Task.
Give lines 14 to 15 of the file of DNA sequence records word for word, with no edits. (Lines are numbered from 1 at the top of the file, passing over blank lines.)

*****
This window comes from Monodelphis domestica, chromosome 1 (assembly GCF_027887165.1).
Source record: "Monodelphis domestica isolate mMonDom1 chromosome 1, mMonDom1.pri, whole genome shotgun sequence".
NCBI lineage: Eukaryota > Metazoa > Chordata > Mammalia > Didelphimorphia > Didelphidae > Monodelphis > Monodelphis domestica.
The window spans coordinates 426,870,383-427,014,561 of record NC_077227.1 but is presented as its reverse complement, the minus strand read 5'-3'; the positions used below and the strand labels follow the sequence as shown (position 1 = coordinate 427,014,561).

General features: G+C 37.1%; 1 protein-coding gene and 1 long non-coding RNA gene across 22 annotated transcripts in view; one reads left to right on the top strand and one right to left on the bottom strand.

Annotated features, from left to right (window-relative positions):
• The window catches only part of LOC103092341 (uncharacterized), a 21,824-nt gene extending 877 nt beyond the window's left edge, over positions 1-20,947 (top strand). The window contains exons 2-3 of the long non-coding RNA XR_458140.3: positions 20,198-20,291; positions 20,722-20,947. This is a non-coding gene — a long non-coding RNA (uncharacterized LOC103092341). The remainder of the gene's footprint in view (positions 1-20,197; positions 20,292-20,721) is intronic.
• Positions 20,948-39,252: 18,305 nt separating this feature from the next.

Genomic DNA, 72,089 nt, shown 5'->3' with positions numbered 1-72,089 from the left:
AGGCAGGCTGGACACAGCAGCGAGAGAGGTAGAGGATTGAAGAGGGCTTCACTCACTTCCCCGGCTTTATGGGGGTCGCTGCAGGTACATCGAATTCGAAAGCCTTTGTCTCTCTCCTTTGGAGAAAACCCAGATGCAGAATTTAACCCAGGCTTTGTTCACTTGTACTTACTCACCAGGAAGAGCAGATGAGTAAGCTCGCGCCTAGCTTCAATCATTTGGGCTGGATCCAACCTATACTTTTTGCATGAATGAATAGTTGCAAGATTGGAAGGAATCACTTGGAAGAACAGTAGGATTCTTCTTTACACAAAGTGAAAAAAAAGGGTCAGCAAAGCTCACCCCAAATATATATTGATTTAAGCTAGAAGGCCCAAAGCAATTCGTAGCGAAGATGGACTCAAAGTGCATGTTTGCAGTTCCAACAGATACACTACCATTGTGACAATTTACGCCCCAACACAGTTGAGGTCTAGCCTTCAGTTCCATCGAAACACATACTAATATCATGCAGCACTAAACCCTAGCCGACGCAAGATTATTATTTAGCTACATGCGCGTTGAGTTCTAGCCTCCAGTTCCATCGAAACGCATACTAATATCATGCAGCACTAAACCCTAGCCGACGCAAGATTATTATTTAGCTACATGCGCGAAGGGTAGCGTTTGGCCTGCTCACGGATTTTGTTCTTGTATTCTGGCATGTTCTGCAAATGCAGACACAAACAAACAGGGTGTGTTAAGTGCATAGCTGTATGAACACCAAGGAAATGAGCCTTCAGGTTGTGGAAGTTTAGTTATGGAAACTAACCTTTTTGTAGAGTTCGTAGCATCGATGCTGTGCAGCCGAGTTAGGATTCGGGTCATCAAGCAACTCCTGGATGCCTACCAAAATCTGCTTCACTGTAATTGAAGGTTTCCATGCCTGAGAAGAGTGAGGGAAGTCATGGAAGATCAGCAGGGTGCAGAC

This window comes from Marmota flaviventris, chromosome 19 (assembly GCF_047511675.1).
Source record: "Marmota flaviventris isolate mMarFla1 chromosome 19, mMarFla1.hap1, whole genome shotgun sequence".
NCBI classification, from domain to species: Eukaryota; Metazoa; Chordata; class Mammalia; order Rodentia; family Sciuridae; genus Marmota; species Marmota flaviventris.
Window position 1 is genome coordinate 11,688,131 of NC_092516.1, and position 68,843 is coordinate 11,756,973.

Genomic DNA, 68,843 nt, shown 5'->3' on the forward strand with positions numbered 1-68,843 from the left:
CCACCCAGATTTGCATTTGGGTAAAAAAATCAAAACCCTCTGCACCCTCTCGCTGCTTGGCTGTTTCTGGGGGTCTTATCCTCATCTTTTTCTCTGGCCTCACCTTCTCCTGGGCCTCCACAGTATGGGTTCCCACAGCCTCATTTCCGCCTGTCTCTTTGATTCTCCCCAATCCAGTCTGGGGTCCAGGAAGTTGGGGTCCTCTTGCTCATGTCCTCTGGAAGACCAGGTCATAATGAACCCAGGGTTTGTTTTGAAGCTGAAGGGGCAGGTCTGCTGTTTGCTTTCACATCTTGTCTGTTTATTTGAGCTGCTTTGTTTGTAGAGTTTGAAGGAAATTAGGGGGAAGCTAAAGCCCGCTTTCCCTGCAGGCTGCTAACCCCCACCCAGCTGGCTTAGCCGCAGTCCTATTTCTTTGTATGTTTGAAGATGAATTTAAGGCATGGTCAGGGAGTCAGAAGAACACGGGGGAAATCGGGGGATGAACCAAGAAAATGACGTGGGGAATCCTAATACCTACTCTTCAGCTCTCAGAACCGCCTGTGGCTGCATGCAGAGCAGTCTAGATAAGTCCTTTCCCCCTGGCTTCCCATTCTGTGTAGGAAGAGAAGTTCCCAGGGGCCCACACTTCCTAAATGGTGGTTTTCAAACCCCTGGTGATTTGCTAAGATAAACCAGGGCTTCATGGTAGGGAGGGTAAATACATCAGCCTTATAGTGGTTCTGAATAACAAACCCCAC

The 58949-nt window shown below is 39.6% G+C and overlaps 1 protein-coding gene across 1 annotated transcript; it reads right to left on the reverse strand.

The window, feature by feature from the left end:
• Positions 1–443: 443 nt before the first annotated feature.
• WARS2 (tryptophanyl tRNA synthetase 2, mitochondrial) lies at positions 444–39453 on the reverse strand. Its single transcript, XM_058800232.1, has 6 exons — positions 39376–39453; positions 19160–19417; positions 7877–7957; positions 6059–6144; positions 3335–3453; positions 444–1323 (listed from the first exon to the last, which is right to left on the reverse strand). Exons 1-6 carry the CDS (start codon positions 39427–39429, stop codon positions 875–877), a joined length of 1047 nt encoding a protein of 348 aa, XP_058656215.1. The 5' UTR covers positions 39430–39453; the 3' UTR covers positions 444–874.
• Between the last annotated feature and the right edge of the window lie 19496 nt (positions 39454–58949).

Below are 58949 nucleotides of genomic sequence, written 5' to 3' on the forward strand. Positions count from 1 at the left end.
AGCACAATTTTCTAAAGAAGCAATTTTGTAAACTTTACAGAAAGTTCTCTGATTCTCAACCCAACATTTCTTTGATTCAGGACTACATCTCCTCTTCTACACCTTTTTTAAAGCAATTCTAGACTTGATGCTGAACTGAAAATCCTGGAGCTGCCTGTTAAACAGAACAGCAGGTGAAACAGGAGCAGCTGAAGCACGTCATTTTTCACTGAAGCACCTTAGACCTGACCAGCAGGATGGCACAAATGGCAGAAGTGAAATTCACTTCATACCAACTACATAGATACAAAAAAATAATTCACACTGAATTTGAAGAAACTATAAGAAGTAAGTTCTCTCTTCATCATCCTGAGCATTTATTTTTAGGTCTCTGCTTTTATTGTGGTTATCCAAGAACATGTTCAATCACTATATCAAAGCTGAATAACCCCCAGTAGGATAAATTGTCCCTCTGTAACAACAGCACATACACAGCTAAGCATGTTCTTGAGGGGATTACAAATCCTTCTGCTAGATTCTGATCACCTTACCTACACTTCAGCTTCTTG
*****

Window position 1 is genome coordinate 11,688,131 of NC_092516.1, and position 68,843 is coordinate 11,756,973.

Genomic DNA, 68,843 nt, shown 5'->3' on the forward strand with positions numbered 1-68,843 from the left: